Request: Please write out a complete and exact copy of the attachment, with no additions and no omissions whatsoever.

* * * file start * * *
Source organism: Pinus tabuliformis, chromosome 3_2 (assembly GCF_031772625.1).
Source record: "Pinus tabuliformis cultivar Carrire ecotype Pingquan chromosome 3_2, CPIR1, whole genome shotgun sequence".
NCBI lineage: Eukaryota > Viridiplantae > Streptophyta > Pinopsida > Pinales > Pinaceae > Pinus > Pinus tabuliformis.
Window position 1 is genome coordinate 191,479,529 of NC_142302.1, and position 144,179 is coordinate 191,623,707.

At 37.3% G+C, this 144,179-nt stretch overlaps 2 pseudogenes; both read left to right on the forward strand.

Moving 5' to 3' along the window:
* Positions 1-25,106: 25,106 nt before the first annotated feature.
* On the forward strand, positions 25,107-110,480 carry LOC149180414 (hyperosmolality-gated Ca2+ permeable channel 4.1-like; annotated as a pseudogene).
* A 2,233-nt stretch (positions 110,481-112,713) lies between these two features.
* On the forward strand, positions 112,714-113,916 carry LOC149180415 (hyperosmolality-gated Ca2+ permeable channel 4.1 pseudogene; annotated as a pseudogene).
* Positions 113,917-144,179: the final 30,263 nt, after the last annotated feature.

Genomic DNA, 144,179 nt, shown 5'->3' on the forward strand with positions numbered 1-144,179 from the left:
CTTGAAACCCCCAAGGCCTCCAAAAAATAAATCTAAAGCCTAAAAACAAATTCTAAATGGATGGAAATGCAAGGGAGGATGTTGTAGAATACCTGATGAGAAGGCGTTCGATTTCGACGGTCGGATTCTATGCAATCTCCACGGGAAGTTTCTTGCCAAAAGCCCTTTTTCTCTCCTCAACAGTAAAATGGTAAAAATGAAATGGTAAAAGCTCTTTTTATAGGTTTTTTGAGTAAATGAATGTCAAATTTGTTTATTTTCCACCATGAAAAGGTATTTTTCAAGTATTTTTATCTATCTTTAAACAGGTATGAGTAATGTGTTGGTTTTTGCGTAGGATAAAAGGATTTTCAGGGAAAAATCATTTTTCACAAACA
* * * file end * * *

Source organism: Pinus tabuliformis, chromosome 3_2 (assembly GCF_031772625.1).
Source record: "Pinus tabuliformis cultivar Carrire ecotype Pingquan chromosome 3_2, CPIR1, whole genome shotgun sequence".
NCBI lineage: Eukaryota > Viridiplantae > Streptophyta > Pinopsida > Pinales > Pinaceae > Pinus > Pinus tabuliformis.
Window position 1 is genome coordinate 191,479,529 of NC_142302.1, and position 144,179 is coordinate 191,623,707.

At 37.3% G+C, this 144,179-nt stretch overlaps 2 pseudogenes; both read left to right on the forward strand.

Moving 5' to 3' along the window:
* Positions 1-25,106: 25,106 nt before the first annotated feature.
* On the forward strand, positions 25,107-110,480 carry LOC149180414 (hyperosmolality-gated Ca2+ permeable channel 4.1-like; annotated as a pseudogene).
* A 2,233-nt stretch (positions 110,481-112,713) lies between these two features.
* On the forward strand, positions 112,714-113,916 carry LOC149180415 (hyperosmolality-gated Ca2+ permeable channel 4.1 pseudogene; annotated as a pseudogene).
* Positions 113,917-144,179: the final 30,263 nt, after the last annotated feature.

Genomic DNA, 144,179 nt, shown 5'->3' on the forward strand with positions numbered 1-144,179 from the left:
CTTGAAACCCCCAAGGCCTCCAAAAAATAAATCTAAAGCCTAAAAACAAATTCTAAATGGATGGAAATGCAAGGGAGGATGTTGTAGAATACCTGATGAGAAGGCGTTCGATTTCGACGGTCGGATTCTATGCAATCTCCACGGGAAGTTTCTTGCCAAAAGCCCTTTTTCTCTCCTCAACAGTAAAATGGTAAAAATGAAATGGTAAAAGCTCTTTTTATAGGTTTTTTGAGTAAATGAATGTCAAATTTGTTTATTTTCCACCATGAAAAGGTATTTTTCAAGTATTTTTATCTATCTTTAAACAGGTATGAGTAATGTGTTGGTTTTTGCGTAGGATAAAAGGATTTTCAGGGAAAAATCATTTTTCACAAACA